Human Lives Human Rights: In the previous part, we examined the downing of Ukrainian Airlines Flight PS752 from the perspective of international law and in this final part, we will review the same from the perspective of human rights.
Another dimension of the human rights implications of the Ukrainian passenger plane crash is the distinction between the situations of war and peace. The IRGC’s firing on a passenger plane is an unlawful act that resulted from an error or accident, and it falls under the scope of human rights law.
There are important differences between the law of war and human rights law. In peacetime, human rights law only allows the use of lethal force in situations of self-defense. Outside of war, a person has the right to kill someone who poses a threat to their life. Another important difference between war and peace is that during and after war, combatants who did not violate the law but killed enemy forces are never punished. Therefore, if Iran and the US were at war, or if Iran was involved in a war in Syria, the claim that Mr. Soleimani’s bloodshed was a reason for his killing has no legal basis. However, if he committed organized terrorist acts and violated international law, he should have been prosecuted by international legal authorities. Even if such measures were not feasible, his killing on this charge is dubious and is an example of arbitrary action by the US government. Of course, it may never be clear whether Iran’s downing of a passenger plane was a deliberate or a negligent act (both are violations of international law), but the question remains: if the US had not killed Qassem Soleimani, would the 176 passengers of the Ukrainian plane still be alive?
Another issue that can be observed in the human rights analysis of this complex case is the violation of the rights of the victims by the Iranian government, security forces and judicial system. More than two years have passed since this tragedy occurred, and as mentioned before, no report of the judicial process of this case has been presented in Iran. In the first days after Iran officially admitted its responsibility for targeting the plane, it was announced in Iran’s national news that six people had been arrested and prosecuted as suspects in this case, but their names and positions were never disclosed and no further information was provided on this matter.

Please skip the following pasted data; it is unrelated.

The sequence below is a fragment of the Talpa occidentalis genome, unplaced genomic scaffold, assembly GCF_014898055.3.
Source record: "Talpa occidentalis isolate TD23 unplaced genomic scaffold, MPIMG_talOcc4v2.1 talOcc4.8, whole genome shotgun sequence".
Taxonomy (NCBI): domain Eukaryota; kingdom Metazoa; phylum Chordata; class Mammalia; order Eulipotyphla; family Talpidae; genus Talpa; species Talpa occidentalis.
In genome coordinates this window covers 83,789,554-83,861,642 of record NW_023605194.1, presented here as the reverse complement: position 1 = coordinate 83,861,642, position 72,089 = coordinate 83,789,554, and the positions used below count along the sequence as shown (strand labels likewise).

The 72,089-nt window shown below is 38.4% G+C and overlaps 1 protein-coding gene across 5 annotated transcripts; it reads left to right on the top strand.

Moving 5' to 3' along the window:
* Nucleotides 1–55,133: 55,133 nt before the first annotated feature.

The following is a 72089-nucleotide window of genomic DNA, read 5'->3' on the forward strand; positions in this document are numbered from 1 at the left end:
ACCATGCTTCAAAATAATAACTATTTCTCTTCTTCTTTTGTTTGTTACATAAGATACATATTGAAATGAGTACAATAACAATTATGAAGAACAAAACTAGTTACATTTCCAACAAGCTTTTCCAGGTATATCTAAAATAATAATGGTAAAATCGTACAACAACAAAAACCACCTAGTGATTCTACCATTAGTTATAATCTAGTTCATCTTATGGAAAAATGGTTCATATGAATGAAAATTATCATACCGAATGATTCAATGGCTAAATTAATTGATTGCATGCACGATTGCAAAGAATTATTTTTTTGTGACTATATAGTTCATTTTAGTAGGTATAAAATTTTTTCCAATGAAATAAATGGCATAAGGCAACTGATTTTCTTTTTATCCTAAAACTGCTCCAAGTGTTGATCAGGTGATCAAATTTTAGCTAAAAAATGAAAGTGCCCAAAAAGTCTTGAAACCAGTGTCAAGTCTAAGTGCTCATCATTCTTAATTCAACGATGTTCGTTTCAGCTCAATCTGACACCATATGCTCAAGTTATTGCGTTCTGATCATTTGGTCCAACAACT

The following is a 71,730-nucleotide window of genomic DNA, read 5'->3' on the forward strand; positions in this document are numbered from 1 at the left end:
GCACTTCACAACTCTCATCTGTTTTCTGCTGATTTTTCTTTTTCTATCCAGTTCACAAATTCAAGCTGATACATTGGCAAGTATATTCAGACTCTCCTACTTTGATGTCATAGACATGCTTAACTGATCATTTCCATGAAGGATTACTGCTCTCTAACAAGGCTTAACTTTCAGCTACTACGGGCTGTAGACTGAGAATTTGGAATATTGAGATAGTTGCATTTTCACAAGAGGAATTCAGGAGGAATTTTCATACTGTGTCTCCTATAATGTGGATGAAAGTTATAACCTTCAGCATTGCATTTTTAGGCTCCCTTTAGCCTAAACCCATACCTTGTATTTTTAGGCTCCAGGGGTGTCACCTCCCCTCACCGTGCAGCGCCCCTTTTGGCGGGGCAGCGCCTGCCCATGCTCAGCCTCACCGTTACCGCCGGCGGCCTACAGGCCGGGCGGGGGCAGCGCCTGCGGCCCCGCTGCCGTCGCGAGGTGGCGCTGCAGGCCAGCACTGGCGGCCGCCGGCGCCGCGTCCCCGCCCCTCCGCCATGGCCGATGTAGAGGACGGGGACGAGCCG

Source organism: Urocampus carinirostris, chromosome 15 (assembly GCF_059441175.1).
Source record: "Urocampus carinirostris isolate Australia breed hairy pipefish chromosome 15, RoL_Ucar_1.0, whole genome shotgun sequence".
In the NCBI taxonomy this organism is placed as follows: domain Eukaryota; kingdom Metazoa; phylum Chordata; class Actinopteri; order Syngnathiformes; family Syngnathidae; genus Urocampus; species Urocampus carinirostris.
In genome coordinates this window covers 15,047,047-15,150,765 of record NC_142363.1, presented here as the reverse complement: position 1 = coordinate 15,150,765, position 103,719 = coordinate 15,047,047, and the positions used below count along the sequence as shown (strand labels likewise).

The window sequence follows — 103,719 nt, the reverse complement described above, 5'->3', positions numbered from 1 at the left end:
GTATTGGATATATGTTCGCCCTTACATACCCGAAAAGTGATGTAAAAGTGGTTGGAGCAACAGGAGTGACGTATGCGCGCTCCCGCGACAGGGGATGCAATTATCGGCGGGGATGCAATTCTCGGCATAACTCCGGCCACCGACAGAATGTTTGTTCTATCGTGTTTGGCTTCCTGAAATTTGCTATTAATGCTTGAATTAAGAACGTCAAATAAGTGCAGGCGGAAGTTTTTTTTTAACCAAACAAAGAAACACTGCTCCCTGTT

Another aspect of the human rights violation of this case involves the pressures that the Iranian government has exerted on the families of the victims of this tragedy. According to a report by Deutsche Welle on May 27, 2021, quoted by Human Rights Watch:
From October 2020 to January 2021, Human Rights Watch spoke with 31 relatives of the victims and people with direct knowledge of the authorities’ treatment of the families. According to the families of the victims, Iran’s security institutions have arbitrarily arrested, summoned, interrogated and ill-treated the family members of the victims.
The report also states that these institutions have not returned the belongings of the victims to their relatives and have interfered in their burial and memorial ceremonies. Hamed Esmailiyoun, who lost his son and wife in the downing of this plane by the IRGC, reported that they had collected and destroyed the remaining belongings of the passengers and parts of the plane and had burned them three times in deserts near Tehran.
On December 20, 1400 (December 11, 2021), an interview with Dr. Mohsen Asdilari and Zahra Majid (parents of Mohammad Hossein and Zainab Asdilari who died in this incident) was published in Sharq newspaper. According to them, Hossein Salami, the commander of the IRGC, visited them secretly about forty days after the incident and told them that if the Ukrainian plane had not crashed, there would have been a war with America.
According to this information, Iran used flight PS752 as a human shield to prevent a war with America. If this claim is proven, Iran’s action is considered a clear example of a crime against humanity and Iran’s military and government leaders should be held accountable. In addition to that, the UN Security Council can impose severe sanctions on Iran for this crime.
In this article, we tried to inform the audience about the facts, dimensions and perspectives without considering the conventional media biases. In addition, we examined the technical and legal aspects and proved that Iran’s crime was decisive in this disaster. Besides, the negligence of the Iranian authorities in pursuing the case is evident, and there is a suspicion that Iran wants to make this crime forgotten by deliberate negligence and using the passage of time.